Satnews Daily
November 28th, 2018

After Delay Hiber Now Set to Launch Their First Two Smallsats 

Artistic rendition of a HiberBand smallsat.

'NewSpace' startup Hiber's first two “HiberBand” smallsats will shortly gain orbit — the first launch will now occur on November 29 at 4.28 a.m. GMT from the Satish Dhawan Space Centre in Sriharikota, India. — the second event, originally scheduled for November 28 from Vandenberg Air Force Base, California, will now launch no earlier than December 1.

The Vandenberg SpaceX launch of the Spaceflight SSO-A mission that included the HiberBand smallsats was delayed from the November 28 date due to extreme, high-altitude winds that violate Range requirements. Vehicle and payloads are healthy and the company will announce a new launch date once such has been confirmed with the Range.

Dutch-government backed Hiber will be the first truly global satellite solution, opening the door for the 90 percent of the world currently unable to use connected tech. The California launch, when such does occur, will be streamed live at

Less than 10 percent of the globe is covered by a connected technology ready network. Existing networks (such as WIFI) only work in urban areas and wealthier countries, while traditional satellites that provide wider coverage are expensive and power hungry. For these reasons, many connected tech applications and services are currently unaffordable. For example, it is currently unviable to monitor soil moisture to improve production efficiency and crop quality in the third world countries that rely on farming the most. Hiber is launching into orbit to change that.

Once fully operational, the smallsats will fly over the Earth’s poles 16 times a day and the equator twice a day, providing the entire planet with the ability to stream data to and from connected technologies. Using a process that is up to 20 times less expensive than existing global solutions, it works by transferring data from modems and antennas owned by customers directly to the nano-satellites. Data is then sent back to Earth via the two existing satellite stations in Spitsbergen in Norway and Delft in the Netherlands.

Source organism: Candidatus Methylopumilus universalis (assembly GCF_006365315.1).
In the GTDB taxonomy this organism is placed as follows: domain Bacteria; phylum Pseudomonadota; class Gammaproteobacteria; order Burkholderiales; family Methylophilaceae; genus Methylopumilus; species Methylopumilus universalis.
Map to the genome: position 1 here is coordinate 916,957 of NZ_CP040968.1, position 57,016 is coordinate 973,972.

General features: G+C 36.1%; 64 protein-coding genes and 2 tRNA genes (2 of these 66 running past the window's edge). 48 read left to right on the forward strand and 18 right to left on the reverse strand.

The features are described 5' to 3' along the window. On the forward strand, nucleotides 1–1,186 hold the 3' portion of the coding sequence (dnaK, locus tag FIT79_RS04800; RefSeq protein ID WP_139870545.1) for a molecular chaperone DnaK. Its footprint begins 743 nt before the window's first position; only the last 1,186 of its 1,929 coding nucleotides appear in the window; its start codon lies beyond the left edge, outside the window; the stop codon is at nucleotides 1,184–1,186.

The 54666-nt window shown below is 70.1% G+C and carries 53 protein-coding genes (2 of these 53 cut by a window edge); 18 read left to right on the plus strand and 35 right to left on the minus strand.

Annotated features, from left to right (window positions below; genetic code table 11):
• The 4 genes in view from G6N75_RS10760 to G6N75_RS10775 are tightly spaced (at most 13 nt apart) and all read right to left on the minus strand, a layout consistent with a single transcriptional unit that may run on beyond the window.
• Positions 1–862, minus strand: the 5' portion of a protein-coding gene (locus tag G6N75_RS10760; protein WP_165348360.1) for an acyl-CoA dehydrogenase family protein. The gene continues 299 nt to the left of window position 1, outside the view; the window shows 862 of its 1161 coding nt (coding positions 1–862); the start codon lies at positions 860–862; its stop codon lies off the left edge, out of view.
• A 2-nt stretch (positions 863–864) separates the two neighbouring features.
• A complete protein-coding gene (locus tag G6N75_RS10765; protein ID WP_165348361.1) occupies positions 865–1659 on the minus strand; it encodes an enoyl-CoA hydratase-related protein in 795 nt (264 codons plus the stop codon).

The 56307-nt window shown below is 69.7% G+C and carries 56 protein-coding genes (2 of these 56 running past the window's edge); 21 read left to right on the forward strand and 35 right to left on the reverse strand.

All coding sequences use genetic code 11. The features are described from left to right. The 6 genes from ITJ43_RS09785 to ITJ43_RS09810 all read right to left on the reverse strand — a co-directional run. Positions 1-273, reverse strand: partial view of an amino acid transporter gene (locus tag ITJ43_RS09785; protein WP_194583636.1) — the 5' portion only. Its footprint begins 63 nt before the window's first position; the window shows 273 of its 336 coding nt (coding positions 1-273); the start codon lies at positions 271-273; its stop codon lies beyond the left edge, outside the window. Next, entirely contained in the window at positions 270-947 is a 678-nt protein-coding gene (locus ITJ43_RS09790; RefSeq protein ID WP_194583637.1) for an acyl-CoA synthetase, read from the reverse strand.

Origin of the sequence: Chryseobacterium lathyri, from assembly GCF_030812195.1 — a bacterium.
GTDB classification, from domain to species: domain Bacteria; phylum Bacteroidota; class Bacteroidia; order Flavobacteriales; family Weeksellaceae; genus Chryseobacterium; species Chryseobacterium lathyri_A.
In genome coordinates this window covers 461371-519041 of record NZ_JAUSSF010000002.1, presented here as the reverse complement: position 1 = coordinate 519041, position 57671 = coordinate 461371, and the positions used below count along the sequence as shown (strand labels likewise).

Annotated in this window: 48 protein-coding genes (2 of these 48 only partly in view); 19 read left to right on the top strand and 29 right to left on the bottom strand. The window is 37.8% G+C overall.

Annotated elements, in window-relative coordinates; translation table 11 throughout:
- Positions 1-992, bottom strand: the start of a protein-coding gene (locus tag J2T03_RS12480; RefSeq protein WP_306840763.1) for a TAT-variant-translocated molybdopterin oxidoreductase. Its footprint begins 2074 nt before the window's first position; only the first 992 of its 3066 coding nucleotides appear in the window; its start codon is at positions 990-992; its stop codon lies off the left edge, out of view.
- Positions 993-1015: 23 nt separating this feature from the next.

Hiber is collaborating with Amazon Web Services (AWS) and was named the AWS Commercial Launch Startup of 2018 on November 25. Hiber has also partnered with IBM Watson and Actility for easy integration into existing cloud services, allowing customer to easily build unique applications with global data-streaming capabilities.

The network will be commercially operational from Q1 2019, serving more than 25 pilot customers. Hiber estimates there is a potential £3.5 billion opportunity for growth as potential IoT projects falter due to a lack of connectivity. One of its pilot customers, the British Antarctic Survey, will be using the network to transmit data from remote measurement stations currently without access to satellite communications. The ability to stream data from the stations will result in more frequent information gathering at a lower cost and the strain on the environment will be reduced as visits are lessened.

Other customers include a Dutch company which will be bringing climate stations to schools in rural communities in Peru, Tanzania and Sri Lanka, to educate tomorrow’s smart farmers and Blik Sensing, which helps manage water resources by providing insight into global groundwater levels.

Hiber expects to launch dozens of satellites to meet the enormous demand for connected tech around the world during the next 12 to 18 months.

Executive Comment

Laurens Groenendijk, Co-Founder of Hiber (and Co-Founder of JustEat and Treatwell) said that It is beyond exciting to be the first company bringing full IoT-connectivity to the globe — as well as being the first ever, commercial, Dutch Satellite operator. The commercial applications for Hiberband in the IoT industry are limitless. The company looks forward to powering diverse projects, from tracking cattle to tackling climate change and more effectively growing crops.